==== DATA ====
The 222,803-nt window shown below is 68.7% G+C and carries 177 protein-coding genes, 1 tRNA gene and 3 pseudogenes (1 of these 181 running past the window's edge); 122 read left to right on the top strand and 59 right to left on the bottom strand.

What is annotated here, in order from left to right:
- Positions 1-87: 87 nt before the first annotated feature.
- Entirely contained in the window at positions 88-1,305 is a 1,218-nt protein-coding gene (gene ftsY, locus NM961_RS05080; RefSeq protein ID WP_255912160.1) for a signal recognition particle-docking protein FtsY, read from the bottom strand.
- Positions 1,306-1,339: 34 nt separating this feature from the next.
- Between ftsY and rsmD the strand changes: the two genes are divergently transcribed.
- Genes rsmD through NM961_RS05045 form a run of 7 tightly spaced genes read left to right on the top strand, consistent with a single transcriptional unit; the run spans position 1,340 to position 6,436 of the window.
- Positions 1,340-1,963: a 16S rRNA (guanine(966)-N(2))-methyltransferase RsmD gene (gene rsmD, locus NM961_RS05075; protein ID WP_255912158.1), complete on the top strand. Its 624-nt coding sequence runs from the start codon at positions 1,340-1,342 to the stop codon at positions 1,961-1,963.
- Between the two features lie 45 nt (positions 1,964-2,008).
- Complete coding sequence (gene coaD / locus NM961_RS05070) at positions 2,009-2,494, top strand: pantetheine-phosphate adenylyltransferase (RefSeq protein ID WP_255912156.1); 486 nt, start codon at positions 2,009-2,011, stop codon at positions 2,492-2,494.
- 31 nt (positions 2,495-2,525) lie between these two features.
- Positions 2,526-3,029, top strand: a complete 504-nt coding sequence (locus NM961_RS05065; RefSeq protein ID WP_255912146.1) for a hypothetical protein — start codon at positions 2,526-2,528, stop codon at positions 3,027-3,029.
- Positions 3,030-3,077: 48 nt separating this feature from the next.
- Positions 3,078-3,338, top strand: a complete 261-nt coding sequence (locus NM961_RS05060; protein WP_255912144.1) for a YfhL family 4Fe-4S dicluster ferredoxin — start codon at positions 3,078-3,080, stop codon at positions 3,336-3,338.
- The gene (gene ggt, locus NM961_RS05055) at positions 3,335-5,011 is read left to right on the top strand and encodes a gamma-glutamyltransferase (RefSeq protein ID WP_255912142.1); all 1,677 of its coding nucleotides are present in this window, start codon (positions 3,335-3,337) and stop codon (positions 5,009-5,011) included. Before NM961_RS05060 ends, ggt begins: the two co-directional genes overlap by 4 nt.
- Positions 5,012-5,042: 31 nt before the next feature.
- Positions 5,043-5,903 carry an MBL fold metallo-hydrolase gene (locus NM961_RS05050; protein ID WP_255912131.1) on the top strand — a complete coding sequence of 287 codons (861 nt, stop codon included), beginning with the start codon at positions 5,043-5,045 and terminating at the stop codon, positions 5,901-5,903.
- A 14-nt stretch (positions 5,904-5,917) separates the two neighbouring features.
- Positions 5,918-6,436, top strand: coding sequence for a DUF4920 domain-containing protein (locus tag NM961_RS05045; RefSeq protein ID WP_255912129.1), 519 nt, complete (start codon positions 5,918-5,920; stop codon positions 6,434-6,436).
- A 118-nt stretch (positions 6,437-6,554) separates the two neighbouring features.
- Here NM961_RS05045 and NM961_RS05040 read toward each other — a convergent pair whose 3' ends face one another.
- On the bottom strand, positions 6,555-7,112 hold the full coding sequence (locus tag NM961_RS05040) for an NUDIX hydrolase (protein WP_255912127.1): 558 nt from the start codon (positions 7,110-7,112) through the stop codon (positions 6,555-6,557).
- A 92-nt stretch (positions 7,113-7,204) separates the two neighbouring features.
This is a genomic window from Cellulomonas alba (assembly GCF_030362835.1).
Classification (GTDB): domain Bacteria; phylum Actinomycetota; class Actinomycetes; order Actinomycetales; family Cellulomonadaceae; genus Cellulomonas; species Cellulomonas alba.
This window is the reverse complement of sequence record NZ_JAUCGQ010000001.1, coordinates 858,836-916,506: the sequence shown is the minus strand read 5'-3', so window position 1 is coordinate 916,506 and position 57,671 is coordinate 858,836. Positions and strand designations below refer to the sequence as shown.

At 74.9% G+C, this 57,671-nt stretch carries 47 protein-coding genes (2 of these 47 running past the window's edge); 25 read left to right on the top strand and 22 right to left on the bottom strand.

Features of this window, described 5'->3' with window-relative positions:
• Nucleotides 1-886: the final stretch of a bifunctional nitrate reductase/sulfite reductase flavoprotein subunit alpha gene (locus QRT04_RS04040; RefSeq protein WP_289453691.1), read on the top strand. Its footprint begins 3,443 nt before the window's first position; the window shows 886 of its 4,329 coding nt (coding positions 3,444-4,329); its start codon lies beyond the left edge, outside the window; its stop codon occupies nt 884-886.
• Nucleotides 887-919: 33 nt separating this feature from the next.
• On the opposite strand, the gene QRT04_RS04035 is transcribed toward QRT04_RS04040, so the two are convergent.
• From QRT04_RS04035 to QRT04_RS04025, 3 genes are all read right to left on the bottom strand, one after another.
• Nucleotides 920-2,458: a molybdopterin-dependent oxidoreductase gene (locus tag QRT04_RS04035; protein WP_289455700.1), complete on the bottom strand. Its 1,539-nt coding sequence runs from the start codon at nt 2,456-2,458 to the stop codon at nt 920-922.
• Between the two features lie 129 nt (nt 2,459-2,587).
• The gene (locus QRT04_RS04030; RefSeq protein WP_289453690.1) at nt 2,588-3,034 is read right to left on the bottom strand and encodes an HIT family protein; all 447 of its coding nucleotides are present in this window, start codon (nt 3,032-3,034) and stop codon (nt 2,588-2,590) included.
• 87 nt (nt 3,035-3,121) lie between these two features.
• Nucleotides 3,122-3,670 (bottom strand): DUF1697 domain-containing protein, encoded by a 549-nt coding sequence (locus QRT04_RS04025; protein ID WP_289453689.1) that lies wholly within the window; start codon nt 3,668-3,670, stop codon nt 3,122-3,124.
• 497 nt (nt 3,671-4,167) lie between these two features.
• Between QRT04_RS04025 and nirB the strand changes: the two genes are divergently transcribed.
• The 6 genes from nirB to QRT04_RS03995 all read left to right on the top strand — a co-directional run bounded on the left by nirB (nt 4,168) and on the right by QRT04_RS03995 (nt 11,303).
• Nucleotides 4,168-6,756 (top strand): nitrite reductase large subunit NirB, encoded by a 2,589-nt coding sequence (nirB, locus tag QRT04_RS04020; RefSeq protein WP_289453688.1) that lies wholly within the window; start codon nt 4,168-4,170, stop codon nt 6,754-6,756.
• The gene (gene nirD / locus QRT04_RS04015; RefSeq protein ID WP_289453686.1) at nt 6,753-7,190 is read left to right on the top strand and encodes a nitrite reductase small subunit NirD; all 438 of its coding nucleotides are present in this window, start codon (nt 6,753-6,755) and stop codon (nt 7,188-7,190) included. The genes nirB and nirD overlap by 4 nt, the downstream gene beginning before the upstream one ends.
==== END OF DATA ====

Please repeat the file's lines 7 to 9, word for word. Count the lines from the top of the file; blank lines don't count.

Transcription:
- Genes rsmD through NM961_RS05045 form a run of 7 tightly spaced genes read left to right on the top strand, consistent with a single transcriptional unit; the run spans position 1,340 to position 6,436 of the window.
- Positions 1,340-1,963: a 16S rRNA (guanine(966)-N(2))-methyltransferase RsmD gene (gene rsmD, locus NM961_RS05075; protein ID WP_255912158.1), complete on the top strand. Its 624-nt coding sequence runs from the start codon at positions 1,340-1,342 to the stop codon at positions 1,961-1,963.
- Between the two features lie 45 nt (positions 1,964-2,008).